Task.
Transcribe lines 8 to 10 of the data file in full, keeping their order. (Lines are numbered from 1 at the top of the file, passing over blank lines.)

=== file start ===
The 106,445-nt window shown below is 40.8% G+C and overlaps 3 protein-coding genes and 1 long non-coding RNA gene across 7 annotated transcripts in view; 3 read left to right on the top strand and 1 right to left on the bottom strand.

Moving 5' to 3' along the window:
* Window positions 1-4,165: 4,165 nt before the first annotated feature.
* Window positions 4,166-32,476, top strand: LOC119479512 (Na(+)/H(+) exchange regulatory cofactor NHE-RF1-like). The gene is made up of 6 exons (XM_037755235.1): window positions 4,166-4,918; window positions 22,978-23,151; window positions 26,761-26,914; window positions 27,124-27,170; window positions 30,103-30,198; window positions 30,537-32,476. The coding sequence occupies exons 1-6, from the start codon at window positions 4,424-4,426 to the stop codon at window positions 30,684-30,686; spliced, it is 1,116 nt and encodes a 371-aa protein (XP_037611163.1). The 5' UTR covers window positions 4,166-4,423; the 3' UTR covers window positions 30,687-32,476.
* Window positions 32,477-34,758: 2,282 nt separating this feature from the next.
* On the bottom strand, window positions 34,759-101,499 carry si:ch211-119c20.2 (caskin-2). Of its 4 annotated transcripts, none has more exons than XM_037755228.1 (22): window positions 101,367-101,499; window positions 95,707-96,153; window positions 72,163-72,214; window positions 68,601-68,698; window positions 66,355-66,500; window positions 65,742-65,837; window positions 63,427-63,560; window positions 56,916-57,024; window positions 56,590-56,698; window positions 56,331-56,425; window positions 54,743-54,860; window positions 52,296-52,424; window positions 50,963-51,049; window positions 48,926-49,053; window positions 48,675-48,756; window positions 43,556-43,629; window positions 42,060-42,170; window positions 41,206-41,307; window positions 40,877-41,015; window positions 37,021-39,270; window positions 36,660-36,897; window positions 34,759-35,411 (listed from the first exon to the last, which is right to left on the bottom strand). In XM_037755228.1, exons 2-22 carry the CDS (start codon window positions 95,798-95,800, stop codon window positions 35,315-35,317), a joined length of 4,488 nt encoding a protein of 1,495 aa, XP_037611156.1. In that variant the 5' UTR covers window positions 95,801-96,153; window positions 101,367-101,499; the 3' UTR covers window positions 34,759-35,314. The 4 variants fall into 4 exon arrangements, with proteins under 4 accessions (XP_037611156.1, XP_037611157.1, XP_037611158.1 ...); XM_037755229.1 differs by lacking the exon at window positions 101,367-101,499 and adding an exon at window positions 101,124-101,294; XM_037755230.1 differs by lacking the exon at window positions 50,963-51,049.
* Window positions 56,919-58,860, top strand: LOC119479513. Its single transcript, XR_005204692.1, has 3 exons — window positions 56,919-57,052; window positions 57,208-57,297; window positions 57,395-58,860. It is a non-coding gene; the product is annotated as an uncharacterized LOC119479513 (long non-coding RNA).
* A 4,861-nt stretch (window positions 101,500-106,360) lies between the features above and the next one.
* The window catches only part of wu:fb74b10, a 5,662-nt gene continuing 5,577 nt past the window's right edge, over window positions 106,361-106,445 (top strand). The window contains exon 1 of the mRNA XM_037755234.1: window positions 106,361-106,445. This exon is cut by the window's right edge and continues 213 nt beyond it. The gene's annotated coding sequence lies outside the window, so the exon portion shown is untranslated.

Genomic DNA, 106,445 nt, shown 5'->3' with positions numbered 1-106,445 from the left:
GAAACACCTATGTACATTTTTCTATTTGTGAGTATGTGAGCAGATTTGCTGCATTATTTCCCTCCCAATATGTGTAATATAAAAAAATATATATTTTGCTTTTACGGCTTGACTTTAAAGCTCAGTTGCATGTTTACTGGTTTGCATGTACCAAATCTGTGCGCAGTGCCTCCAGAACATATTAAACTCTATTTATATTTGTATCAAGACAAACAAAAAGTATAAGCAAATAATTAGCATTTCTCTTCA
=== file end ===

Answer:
* A 4,861-nt stretch (window positions 101,500-106,360) lies between the features above and the next one.
* The window catches only part of wu:fb74b10, a 5,662-nt gene continuing 5,577 nt past the window's right edge, over window positions 106,361-106,445 (top strand). The window contains exon 1 of the mRNA XM_037755234.1: window positions 106,361-106,445. This exon is cut by the window's right edge and continues 213 nt beyond it. The gene's annotated coding sequence lies outside the window, so the exon portion shown is untranslated.

Genomic DNA, 106,445 nt, shown 5'->3' with positions numbered 1-106,445 from the left: